EU to consider plans for migrant processing centres in north Africa

Leaked draft document says idea could ‘reduce incentive for perilous journeys’

The EU is to consider the idea of building migrant processing centres in north Africa in an attempt to deter people from making life-threatening journeys to Europe across the Mediterranean, according to a leaked document.

The European council of EU leaders “supports the development of the concept of regional disembarkation platforms”, according to the draft conclusions of an EU summit due to take place next week.

The EU wants to look at the feasibility of setting up such centres in north Africa, where most migrant journeys to Europe begin. “Such platforms should provide for rapid processing to distinguish between economic migrants and those in need of international protection, and reduce the incentive to embark on perilous journeys,” says the document seen by the Guardian.

Although the plan is winning influential support, it faces political and practical hurdles, with one expert saying it is not clear how the EU would get foreign countries to agree to be “vassal states”.

Migration is high on the agenda of the two-day summit, which opens on 28 June. EU leaders will attempt to reach a consensus on how to manage the thousands of refugees and migrants arriving each month.

The German and French leaders, Angela Merkel and Emmanuel Macron, met near Berlin on Tuesday to agree on a common approach, amid fears in their camps that the European project is unravelling.

Before the meeting France’s finance minister, Bruno Le Maire, said Europe was “in a process of disintegration. We see states that are turning inward, trying to find national solutions to problems that require European solutions.”

He called for “a new European project” on immigration, as well as economic and financial issues, “to consolidate Europe in a world where you have the United States on one side, China on the other and we are trapped in the middle”.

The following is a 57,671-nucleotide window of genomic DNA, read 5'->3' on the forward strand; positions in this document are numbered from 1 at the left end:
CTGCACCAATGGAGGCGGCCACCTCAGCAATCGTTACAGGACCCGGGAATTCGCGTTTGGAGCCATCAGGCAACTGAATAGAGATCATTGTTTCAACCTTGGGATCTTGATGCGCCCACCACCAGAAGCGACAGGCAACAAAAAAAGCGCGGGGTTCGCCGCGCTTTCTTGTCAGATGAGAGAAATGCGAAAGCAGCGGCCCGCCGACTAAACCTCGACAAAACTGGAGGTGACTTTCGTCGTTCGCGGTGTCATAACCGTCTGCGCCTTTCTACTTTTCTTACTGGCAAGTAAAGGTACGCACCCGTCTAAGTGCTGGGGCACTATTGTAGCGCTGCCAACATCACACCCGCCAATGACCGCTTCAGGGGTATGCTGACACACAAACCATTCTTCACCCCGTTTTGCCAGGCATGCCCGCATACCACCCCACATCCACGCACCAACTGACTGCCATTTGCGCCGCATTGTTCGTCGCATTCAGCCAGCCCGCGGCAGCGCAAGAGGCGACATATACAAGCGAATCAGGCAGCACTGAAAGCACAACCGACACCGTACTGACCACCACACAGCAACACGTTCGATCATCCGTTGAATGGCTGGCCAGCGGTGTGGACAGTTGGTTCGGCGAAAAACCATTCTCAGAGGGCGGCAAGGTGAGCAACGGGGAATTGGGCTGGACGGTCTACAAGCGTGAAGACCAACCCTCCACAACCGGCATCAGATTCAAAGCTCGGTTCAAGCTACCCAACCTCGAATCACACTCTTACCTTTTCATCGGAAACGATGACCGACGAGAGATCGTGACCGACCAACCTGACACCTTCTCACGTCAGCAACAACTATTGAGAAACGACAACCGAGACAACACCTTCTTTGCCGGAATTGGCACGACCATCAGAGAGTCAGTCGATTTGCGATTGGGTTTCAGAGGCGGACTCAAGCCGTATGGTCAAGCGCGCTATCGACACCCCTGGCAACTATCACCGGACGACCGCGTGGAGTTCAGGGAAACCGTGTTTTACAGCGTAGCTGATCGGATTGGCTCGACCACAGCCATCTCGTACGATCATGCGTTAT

At the end of the meeting, which was dominated by eurozone reform, Macron said the EU would “work with countries of origin and transit” to cut off illegal people-smuggling routes, and build “solidarity mechanisms, both externally and internally”. The EU border and coastguard agency Frontex would be expanded to become “a true European border police”.

Merkel is under pressure from her hardline interior minister, Horst Seehofer, to come up with a European plan by the end of the month. Germany continues to receive more applications for asylum than any other EU member state. Seehofer wants German border guards to start turning people away if there is no EU-wide progress.

It was not immediately clear how the EU document’s proposal for “regional disembarkation platforms” would work, or where they might be set up.

Elizabeth Collett, the director of the Migration Policy Institute in Brussels, said it was a “watered-down version” of Austrian-Danish proposals that had called for arrivals in Europe to be sent back to their point of departure to have their claims processed.

“What has clearly changed is the level of political backing for this,” she said.

The plan prompted questions about how it would work and the cost involved, she said. “It looks great on paper, but can you get countries to sign up from outside Europe and basically be vassal states?”

The other big problem was ensuring the centres met EU standards, she said. “The conditions, the processing, all of the things that require a high degree of knowledge and are quite hard to manage within the EU, these are big questions.”

The plan, however, appears to be helping unite EU countries that are deeply divided on migration.

Italy and France support the idea of asylum centres outside EU territory, an idea that helped defuse diplomatic tensions after the two countries clashed when the new populist government in Rome refused to allow the docking of a ship carrying 630 migrants.

Macron, who has previously raised the idea, proposed it when he met the Italian prime minister, Giuseppe Conte, last week.

The EU struck a deal with Turkey in 2016 that drastically reduced migrant flows, but the bloc has found it harder to work with north African governments, especially Libya, from where most sea crossings begin.

The European commission has rejected a Turkey-style deal with Libya because of instability in the country. But Italy’s previous government struck deals with Libyan militia and tribes and helped relaunch the Libyan coastguard. These actions contributed to a sharp reduction in the number of people crossing the central Mediterranean, but critics reported an increase in human rights violations.

According to the draft document, the EU would like to set up the centres in collaboration with the UN refugee agency and the International Organization for Migration, a UN-related body that has previously criticised the paucity of legal routes for African migrants to travel to Europe.

Dimitris Avramopoulos, the EU migration commissioner, is expected to spell out details of the disembarkation centres later this week.


Jennifer Rankin in Brussels, and Jon Henley

The GuardianTramp

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